Skid Row community members devastated after judge's shelter order was shot down by appeals court

This would have been a billion-dollar effort to put people on the streets and in tents into shelters and housing along Los Angeles’ Skid Row. 

That, in response, to a lawsuit filed by the LA Alliance for Human Rights. But, now all of that has changed. That housing was a dream of single mom Ashley. She asked we not give her last name. 

During our interview she became emotional. 

In tears, she said, "I’m mad at myself for allowing us to even get into this situation."

Ashley is 29, came here from Texas, lives at Union Rescue Mission and is newly homeless. She was looking forward to that sweeping order that would have forced the city and county to offer shelter to every person on LA’s Ski Row, but in a resounding decision from the 9th Circuit Court of Appeals it was that whole idea was rejected.

"I’m mad at the judge for overthrowing this," Ashley said.

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It was U.S. District Judge David Carter, who went to Skid Row to see for himself and upon realizing there was structural racism, he issued a mandatory injunction. He felt he had to act to deal with what he called a public health issue.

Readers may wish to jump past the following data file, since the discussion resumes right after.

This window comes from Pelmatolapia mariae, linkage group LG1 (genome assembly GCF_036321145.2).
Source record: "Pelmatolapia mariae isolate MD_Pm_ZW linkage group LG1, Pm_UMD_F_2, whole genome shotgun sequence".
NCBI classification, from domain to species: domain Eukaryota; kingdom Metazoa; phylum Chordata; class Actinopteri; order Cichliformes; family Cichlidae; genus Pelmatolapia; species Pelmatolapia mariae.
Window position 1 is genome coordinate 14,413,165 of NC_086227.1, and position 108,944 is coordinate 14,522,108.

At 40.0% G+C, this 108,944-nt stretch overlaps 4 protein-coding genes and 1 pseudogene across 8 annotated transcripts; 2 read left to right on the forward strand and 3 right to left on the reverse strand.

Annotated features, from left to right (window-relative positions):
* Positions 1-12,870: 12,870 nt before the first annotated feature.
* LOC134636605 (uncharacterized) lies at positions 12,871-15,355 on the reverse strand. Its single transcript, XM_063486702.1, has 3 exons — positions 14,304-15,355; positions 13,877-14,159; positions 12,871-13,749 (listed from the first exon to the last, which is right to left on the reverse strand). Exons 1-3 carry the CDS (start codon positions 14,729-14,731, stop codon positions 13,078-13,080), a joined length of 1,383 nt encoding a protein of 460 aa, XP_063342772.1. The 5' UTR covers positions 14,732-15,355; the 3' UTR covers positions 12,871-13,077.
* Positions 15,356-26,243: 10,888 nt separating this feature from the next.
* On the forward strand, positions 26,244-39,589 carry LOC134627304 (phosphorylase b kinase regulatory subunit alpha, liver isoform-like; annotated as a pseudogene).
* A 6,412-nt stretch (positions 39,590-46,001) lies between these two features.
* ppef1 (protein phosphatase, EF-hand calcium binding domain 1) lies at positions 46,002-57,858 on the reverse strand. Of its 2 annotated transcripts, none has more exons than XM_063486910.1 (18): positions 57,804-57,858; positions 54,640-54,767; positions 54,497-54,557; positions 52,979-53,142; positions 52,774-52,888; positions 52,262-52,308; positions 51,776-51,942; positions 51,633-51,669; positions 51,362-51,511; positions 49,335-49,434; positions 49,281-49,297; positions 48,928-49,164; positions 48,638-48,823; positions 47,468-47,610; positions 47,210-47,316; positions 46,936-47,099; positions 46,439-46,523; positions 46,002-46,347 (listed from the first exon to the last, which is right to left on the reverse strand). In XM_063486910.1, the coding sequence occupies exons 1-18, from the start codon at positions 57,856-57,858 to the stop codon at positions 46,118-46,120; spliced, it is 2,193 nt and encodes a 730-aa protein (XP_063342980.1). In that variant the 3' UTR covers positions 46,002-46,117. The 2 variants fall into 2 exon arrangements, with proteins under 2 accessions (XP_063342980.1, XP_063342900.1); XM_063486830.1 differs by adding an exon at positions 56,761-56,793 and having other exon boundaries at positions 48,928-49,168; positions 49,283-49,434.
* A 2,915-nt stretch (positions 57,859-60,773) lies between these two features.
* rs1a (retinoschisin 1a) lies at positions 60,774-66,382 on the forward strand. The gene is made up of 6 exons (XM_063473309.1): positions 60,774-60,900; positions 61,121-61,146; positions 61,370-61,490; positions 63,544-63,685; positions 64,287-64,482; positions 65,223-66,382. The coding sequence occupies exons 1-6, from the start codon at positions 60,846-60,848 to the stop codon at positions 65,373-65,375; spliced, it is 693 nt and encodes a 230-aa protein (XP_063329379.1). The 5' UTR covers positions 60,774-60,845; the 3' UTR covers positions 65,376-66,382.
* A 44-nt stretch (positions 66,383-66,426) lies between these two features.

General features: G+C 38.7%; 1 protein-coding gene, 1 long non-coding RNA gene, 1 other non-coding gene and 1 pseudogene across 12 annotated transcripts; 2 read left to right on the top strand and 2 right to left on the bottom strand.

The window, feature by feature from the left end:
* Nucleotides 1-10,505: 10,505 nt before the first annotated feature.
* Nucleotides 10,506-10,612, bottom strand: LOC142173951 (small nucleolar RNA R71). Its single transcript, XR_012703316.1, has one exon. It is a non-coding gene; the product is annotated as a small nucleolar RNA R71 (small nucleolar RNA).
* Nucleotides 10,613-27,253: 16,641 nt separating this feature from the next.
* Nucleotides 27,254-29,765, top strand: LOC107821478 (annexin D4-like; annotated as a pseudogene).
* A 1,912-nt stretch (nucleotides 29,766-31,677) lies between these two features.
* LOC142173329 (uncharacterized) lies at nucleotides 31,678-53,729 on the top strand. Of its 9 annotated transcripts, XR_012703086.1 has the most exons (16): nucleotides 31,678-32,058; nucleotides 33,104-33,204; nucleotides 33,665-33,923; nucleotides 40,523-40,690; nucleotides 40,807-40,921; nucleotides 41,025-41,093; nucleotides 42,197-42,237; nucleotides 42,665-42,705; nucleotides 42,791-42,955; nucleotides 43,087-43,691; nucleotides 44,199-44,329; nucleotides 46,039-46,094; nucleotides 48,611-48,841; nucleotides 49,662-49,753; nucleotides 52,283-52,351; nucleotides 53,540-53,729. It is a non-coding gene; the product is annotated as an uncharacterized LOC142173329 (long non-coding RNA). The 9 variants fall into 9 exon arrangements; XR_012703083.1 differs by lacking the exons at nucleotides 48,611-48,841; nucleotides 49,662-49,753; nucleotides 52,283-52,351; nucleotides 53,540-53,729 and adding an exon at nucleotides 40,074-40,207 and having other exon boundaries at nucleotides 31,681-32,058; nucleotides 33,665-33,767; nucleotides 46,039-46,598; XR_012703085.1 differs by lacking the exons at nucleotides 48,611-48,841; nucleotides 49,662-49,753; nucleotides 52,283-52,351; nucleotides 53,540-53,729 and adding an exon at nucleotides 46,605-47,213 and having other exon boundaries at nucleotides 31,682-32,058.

He wanted shelter and housing for the estimated 5,000 people who walk and live on these streets. City Attorney Mike Feuer says Carter wanted to use tax dollars and – along with county lawyers – they all thought Carter overstepped his bounds. They appealed Carter’s action. 

And, the appeals court agreed Judge Carter overstepped his bounds and threw out his injunction. 

Says Feuer, "It was a very important victory today, but the fact is we are still in the midst of a homelessness crisis." 

He says he deeply admires the intensity that Judge Carter has brought to the issue, but he says spending public money needs to be done by elected public officials and not judges. 

Feuer continues, "The homelessness crisis we confront is going to stay with us until we take concrete action to grapple with every facet of the problem as the emergency that it is."

Rev. Andy Bales heads up the Union Rescue Mission. To him, it definitely is a crisis. 

Says Bales, "I am heartbroken, prayed for years for something like this to happen; judge shows up…orders everybody immediately off the streets and you can imagine the rejoicing."

But, there’s no rejoicing now. Ask Ashley - the single homeless mom we met who has an 8-year-old daughter. 

She told us, "I don’t want this life for me or for her. And, again, I’m not asking anyone to put me in a place and not pay rent. Just help me get into that place and I’ll do what I need to do to keep it."